C.D: Yeah, that’s a very sharp insight. Mark’s a very sharp man. And he supports our work. He gave us a hundred thousand dollar grant last year to fund some of the work that I do, and then help finance our suit in Grokster. And I think that’s exactly right on. One of the great mysteries here is why no one pays attention to the demographic outside of the teen market. And the teen market is the one that is most avidly interested in downloading stuff without paying, even if it takes a little longer to find it, because they’ve got more time than they have money. He’s absolutely right. And you see this with films, too, when you see films like ‘Deuce Bigalow, European Gigolo’ being produced. That’s not being produced for the thirty something market.
Mosaic: If we switch to another aspect of your work, about internet publishing, you are an editor at Boing Boing, one of the world’s most read blogs. Do you think that blogs are really the paradigm of new journalism? And, what would you tell a new blogger to improve the value of her content?
C.D: Well, I don’t know if they are the paradigm, or even a paradigm of new journalism, but I think they are a consequential and important form of self-expression and news gathering. In terms of what makes blogs good, the single thing that I think makes blogs bad most frequently is when their authors are coy or obscure about the subject matters that they’re writing about. You often see this… The most extreme example is when someone puts up a post whose title is ‘Oh my God’, and the post will consist of “Funniest thing ever”, with a link. For me, my philosophy with Boing Boing, the thing that I attribute Boing Boing’s success to, more than anything, is to describe exactly what every link is about, in the post that refers to the link, why you should go see it. It’s kind of the traditional journalism questions, who, what, when, where, how, and why. You try and answer those questions in a paragraph or two, so that people really understand what they’re getting into before they click, and why they don’t need to click. There’s a lot of people who don’t imagine their stuff being considered out of the context of their blog page, you know, in an RSS reader, aggregated in someone else’s blog, and so on. And that failure of imagination, I think, leads them to assume that their audience will have a lot more context than they actually do, for any blog post.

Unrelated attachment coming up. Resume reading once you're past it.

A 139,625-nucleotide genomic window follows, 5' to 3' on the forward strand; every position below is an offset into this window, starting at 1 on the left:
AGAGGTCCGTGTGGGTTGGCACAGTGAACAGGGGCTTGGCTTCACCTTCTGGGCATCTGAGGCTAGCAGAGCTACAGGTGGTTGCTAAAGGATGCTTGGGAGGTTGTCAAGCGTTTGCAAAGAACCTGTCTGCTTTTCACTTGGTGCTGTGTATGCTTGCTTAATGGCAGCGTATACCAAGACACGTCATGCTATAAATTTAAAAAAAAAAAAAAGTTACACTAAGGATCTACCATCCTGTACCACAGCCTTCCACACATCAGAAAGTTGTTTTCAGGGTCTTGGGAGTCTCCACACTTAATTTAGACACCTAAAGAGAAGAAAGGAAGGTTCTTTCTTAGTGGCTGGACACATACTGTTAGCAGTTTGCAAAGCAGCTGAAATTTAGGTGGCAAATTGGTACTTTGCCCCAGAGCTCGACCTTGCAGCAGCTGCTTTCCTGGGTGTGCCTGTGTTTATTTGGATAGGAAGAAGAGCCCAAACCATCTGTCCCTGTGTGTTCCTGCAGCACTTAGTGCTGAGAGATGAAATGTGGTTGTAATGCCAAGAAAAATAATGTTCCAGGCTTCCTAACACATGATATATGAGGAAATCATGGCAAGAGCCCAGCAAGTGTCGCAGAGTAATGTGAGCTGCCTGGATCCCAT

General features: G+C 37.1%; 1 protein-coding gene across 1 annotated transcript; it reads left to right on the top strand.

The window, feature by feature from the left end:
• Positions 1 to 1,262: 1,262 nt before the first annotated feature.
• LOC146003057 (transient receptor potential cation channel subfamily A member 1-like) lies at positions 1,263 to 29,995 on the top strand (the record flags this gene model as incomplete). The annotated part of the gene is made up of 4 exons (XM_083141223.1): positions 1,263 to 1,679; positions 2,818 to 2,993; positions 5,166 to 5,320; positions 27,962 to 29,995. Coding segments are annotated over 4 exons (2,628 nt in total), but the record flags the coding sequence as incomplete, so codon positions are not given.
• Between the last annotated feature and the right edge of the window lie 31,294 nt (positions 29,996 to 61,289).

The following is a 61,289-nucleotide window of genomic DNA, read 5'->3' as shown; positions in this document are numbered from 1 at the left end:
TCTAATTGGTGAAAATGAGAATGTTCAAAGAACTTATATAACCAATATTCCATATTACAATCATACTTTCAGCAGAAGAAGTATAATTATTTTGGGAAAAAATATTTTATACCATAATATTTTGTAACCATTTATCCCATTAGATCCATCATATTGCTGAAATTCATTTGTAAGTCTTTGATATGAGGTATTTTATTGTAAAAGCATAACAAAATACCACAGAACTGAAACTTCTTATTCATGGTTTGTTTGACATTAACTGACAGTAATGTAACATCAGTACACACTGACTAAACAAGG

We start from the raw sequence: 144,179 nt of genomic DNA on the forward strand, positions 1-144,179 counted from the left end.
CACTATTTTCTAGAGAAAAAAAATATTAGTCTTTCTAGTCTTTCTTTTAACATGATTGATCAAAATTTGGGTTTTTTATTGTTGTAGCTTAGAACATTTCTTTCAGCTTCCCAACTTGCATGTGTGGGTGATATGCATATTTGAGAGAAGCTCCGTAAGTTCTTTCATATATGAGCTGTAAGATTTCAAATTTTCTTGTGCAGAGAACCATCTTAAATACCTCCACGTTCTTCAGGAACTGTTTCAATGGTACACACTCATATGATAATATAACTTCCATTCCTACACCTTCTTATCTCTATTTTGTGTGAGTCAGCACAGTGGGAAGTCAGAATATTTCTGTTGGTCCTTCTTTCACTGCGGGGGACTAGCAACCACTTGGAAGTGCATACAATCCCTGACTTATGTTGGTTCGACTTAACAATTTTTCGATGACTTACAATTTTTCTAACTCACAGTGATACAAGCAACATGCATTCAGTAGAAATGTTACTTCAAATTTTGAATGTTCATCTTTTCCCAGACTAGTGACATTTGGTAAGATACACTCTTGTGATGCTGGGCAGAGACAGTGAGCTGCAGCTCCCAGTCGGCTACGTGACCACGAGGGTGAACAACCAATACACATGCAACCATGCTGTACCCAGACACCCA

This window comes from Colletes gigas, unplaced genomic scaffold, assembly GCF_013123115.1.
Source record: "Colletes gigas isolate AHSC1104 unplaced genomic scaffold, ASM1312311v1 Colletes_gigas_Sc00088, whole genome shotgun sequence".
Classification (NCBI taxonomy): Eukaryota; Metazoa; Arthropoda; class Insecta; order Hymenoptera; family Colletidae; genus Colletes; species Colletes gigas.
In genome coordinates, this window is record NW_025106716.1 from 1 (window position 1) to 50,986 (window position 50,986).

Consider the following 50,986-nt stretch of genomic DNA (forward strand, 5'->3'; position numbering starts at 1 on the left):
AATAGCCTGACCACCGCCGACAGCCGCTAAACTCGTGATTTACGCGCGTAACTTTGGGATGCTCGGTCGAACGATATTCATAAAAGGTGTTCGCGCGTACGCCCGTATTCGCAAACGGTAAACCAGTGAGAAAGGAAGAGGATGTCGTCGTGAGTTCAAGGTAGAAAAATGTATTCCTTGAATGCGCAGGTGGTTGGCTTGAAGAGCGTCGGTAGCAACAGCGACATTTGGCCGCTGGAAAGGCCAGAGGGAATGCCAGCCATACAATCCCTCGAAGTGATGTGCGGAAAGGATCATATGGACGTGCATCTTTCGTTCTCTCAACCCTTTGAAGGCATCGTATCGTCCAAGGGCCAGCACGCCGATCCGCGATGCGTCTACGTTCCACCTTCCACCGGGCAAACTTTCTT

Mosaic: So you’d tell them to make a point, to be clear.
C.D: Yeah, avoid obscurity.
Mosaic: One last question. We’re doing a number about intellectual property, and we are asking a number of people what are the actions that should and should not be considered infringement on intellectual rights, on your opinion?
C.D: Well, I think that anything that’s a non commercial transaction, between private entities shouldn’t be considered an infringement. I think that’s the big one, for me. Not all commercial activity should be considered infringement, but I think that there’s a pretty bright line, when it comes to non commercial activity. Other things that I think are bright line non infringing are caching -I think the Google cache and the Internet Archive cache should be considered non infringing, clearly and non ambiguously non infringing. I think sampling, should anything transformative, where new work is created, should be considered non-infringing. I think that sampling, caching… Linking? I don’t think that linking to a website should ever be considered an infringement. There are a lot of people that have the weird idea that linking to their website is something that they have the exclusive rights to authorize, you shouldn’t be allowed to their website until you have their permission and that if you do, you infringe on some form of copyright. I think that’s pretty much a good nut shell.
Recommended citation: PORTA, Laura; CÓRCOLES, César & ALBALADEJO, Carlos. Cory Doctorow (English version). Mosaic [online article], October 2005, no. 41. ISSN: 1696-3296. DOI: https://doi.org/10.7238/m.n41.0526.